The Citizen Patient

Reforming Health Care for the Sake of the Patient, Not the System

By Nortin M. Hadler, M.D.

264 pp., 6.125 x 9.25, 7 figs., 7 tables, index

  • Hardcover ISBN: 978-1-4696-0704-7
    Published: April 2013
  • eBook ISBN: 978-1-4696-0705-4
    Published: April 2013
  • Paperback ISBN: 978-1-4696-5466-9
    Published: August 2019

Buy this Book

To purchase online via an independent bookstore, visit
Conflicts of interest, misrepresentation of clinical trials, hospital price-fixing, and massive expenditures for procedures of dubious efficacy--these and other critical flaws leave little doubt that the current U.S. health-care system is in need of an overhaul. In this essential guide, preeminent physician Nortin Hadler urges American health-care consumers to take time to understand the existing system and to visualize what the outcome of successful reform might look like. Central to this vision is a shared understanding of the primacy of the relationship between doctor and patient. Hadler shows us that a new approach is necessary if we hope to improve the health of the populace. Rational health care, he argues, is far less expensive than the irrationality of the status quo.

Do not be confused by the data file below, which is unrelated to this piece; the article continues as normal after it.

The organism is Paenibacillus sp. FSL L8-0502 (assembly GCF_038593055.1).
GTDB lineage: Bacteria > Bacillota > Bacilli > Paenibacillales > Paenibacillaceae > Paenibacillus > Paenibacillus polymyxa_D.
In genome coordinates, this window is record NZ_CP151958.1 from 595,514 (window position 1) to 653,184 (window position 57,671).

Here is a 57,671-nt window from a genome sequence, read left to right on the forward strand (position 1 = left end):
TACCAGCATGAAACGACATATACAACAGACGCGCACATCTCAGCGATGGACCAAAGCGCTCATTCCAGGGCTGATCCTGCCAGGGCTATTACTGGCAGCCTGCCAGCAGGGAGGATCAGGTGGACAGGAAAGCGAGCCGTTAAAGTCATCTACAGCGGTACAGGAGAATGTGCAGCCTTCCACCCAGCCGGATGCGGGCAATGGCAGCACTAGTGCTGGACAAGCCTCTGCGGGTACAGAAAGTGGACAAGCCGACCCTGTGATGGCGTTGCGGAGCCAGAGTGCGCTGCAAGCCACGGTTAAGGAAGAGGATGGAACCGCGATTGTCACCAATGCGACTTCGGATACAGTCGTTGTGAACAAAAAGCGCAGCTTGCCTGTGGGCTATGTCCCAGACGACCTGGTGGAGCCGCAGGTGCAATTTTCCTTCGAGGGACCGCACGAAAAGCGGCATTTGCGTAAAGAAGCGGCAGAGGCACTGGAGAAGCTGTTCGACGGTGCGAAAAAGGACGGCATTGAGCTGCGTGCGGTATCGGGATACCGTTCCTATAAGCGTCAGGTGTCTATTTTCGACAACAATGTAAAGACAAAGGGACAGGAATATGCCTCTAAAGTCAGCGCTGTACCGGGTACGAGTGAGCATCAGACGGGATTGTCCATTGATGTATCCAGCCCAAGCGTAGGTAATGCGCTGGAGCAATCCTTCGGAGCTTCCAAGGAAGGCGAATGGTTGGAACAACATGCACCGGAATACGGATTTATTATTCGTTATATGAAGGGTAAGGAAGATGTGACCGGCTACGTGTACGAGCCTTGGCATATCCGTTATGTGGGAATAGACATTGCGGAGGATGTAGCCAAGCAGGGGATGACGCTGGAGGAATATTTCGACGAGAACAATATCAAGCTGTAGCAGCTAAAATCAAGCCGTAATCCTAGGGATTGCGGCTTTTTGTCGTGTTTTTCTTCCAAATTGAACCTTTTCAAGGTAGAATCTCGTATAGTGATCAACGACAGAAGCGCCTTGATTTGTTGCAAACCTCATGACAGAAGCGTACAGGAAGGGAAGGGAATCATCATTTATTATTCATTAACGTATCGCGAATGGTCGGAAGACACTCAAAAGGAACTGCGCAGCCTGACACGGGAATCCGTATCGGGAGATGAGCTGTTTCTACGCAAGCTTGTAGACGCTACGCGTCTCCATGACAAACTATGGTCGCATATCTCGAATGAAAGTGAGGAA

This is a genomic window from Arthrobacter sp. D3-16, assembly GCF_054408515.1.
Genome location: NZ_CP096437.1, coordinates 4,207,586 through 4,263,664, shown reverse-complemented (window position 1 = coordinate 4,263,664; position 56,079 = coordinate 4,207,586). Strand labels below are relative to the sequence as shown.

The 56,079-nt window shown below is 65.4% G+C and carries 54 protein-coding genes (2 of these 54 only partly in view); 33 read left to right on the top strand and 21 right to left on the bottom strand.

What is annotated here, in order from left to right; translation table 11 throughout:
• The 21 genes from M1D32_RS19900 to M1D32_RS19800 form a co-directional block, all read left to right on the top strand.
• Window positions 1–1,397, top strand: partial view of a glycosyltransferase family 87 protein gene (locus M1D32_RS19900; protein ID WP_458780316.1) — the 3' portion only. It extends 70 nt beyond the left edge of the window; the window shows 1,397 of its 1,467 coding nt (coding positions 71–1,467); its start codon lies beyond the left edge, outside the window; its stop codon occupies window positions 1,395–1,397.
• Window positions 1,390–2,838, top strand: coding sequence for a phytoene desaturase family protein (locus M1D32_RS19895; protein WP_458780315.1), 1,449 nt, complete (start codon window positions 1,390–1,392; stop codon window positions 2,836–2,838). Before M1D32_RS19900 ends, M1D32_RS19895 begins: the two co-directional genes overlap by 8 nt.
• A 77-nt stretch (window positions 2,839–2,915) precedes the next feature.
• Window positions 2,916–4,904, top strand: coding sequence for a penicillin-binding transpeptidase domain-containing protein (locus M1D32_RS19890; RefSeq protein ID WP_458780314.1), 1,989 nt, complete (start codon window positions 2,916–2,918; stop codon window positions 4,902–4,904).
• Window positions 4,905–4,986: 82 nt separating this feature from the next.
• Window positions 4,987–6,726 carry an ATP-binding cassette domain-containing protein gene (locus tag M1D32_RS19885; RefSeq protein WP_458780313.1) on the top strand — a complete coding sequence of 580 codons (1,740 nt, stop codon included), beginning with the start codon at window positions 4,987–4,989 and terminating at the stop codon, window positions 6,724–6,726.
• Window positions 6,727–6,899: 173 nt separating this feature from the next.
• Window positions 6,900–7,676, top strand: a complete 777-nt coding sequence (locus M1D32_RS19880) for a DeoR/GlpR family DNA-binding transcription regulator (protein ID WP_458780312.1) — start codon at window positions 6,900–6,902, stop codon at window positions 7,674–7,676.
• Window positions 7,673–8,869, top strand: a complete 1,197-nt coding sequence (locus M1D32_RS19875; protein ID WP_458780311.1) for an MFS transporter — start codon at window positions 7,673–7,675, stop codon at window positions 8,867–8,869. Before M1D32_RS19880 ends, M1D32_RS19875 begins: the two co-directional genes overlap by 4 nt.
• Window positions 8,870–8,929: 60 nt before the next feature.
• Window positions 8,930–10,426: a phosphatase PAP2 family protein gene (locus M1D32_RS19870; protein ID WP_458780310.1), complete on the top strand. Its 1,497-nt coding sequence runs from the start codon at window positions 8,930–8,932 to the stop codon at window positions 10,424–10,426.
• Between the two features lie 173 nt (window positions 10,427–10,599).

Taking a critical view of how medical treatment, health-care finance, and attitudes about health, medicine, and disease play out in broad social and political settings, Hadler applies his wealth of experience and insight to these pressing issues, answering important questions for Citizen Patients and policy makers alike.

About the Author

Nortin M. Hadler, M.D., M.A.C.P., M.A.C.R., F.A.C.O.E.M., is professor of medicine and microbiology/immunology at the University of North Carolina at Chapel Hill and attending rheumatologist at UNC Hospitals. His most recent book is Rethinking Aging: Growing Old and Living Well in an Overtreated Society.
For more information about Nortin M. Hadler, M.D., visit the Author Page.


Multimedia & Links

Read: Hadler's guest blog post at the Scientific American, "The Scientific Basis for Choosing to Be a Patient: Forearmed Is Forewarned." (5/29/2013)